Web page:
I went to visit my friend and cousin, Susan, this weekend. We had a wonderful time cooking and eating and talking. Our first goal of the visit was to make Escargot like we had at Le Central, the last time we were together.
Here's a photo essay on the assembly of Escargots Bourguignon:
Make a herbed butter from softened butter and chopped parsley, shallots, and garlic. Put some of the butter into a clean snail shell.
Follow this with a cooked snail (we got some lovely canned snails on the internet). You may have to poke it in with your finger.
Then top off with more herbed butter.
Cook for about 6 minutes in the oven, then eat with a baugette or other tasty french bread. We just coaxed the snail out with a fork and all the melted butter and cooked garlic and shallots came out onto the bread. From there, it was easy to enjoy every delicious bite! The snails were not rubbery in the least. In fact, they were delicious. Encore! Encore!
We also made Jamie Oliver's Cheat's Pappardelle, a delicious leek and ham and pasta dish. He calls it a "cheat" because you cut the pasta noodles from fresh lasagna noodles, making them look homemade.
It was as delicious as it looks.
The next morning, after a really lovely and long conversation with Susan and her husband, Dave, we made "puffy" pancakes (cooked in a funny little rounded mold, and flipped half-way through to make little lens shaped pancakes) with a lemon curd and marscapone filling. It took us several tries to figure out the mold and the amount of batter and whether or not we wanted filling inside the pancakes, or outside, or both. In the end, we learned a lot about the dish and even had some great ideas for future tries (white chocolate and raspberry filling anyone?). It's so much fun to try new things with adventurous people. I forgot to photograph the event, however, and only remembered after the last pancake was gone and the lemon curd marscapone had been licked from the bowl. Next time, I promise.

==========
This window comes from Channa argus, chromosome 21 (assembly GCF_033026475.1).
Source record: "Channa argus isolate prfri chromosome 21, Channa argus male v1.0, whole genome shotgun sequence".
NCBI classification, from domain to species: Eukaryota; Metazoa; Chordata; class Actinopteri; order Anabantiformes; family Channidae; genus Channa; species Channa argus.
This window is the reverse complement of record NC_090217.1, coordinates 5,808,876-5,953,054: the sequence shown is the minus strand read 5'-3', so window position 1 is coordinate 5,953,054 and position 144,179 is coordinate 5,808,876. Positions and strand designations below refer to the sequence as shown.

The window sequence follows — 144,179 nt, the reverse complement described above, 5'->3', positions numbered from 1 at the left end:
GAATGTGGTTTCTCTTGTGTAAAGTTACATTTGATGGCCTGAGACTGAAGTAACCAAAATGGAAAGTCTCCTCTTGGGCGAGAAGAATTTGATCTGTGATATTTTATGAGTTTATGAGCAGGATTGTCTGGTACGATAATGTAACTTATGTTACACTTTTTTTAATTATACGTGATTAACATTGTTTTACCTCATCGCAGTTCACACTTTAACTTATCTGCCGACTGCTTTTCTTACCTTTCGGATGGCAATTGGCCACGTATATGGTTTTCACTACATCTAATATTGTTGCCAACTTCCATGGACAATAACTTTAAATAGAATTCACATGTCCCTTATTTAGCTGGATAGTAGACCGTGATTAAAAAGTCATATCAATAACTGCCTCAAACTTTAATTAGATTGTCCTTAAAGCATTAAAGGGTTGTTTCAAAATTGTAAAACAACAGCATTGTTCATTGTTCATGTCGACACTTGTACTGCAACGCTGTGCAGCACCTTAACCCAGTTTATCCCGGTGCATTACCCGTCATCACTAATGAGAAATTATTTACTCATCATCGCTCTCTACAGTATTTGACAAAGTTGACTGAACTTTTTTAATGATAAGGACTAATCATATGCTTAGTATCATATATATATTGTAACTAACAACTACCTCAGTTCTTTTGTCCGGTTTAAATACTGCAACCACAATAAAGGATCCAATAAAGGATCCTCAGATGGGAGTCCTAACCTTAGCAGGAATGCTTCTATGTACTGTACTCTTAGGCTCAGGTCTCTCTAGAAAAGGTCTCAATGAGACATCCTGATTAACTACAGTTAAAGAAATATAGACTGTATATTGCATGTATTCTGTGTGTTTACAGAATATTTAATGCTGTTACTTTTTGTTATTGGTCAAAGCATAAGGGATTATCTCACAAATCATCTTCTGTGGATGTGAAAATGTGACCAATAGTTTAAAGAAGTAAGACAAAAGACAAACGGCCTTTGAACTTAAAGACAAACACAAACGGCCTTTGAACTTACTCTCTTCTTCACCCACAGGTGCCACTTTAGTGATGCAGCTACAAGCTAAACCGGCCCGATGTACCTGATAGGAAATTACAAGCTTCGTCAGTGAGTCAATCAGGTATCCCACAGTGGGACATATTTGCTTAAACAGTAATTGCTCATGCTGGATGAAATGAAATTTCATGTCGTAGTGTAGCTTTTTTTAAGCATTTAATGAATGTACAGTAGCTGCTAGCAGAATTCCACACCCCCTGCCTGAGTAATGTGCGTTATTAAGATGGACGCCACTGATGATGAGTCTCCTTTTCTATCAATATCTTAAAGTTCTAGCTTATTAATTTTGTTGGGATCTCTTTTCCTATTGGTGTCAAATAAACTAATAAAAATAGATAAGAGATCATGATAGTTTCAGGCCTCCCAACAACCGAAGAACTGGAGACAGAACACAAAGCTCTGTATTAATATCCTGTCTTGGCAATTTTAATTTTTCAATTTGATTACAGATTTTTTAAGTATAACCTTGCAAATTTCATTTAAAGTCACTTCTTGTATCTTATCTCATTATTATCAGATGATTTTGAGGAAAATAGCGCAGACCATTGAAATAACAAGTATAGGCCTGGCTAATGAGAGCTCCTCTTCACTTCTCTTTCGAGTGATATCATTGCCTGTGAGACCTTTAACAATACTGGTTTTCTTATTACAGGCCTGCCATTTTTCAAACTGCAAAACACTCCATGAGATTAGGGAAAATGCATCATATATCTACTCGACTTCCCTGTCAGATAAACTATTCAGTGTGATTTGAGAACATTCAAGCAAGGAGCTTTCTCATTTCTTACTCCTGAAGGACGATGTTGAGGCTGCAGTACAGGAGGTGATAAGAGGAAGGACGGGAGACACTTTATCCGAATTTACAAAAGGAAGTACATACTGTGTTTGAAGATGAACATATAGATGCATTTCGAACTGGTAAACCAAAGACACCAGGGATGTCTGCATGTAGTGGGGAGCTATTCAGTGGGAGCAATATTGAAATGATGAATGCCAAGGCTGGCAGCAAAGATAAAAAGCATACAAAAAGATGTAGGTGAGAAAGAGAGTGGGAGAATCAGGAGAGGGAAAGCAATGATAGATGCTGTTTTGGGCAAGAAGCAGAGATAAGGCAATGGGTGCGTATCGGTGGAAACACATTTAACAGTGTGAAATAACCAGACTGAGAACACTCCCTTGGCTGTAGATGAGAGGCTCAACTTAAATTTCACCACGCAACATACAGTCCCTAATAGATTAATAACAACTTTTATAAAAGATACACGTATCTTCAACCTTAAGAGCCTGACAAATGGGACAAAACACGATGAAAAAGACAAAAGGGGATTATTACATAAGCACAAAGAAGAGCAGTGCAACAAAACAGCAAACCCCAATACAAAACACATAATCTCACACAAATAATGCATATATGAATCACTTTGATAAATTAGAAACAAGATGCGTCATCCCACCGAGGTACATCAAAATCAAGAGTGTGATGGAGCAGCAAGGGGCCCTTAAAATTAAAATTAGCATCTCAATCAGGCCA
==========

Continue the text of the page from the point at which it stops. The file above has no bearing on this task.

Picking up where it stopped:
[Since Jeri showed an interest, I researched the "puffy pancakes". Susan had seen it in a Williams-Sonoma catalog and found a set in the returned items section at Bed, Bath, & Beyond. We used the Williams-Sonoma recipe. In researching it, I found that W-S is calling it an "Ebelskiver Filled-Pancake Pan" (that's a reference to its origins in Denmark). Watching the video showed me how it's supposed to go. Susan and I will now know how to do it much better next time.]
I'm really glad I went despite a lingering cough. I love hanging out with Susan, and we made some fabulous food. Also, I got to know her husband better and that was long overdue. We had a great conversation that reminded me of some really important things I'm working on right now and had kind of lost track of in the stress of work and exams and feeling lonely. It was the perfect antidote for feeling sorry for myself, because really, I have so much and have so much to offer.
And Life is Good. (Hard, sometimes, but Good.)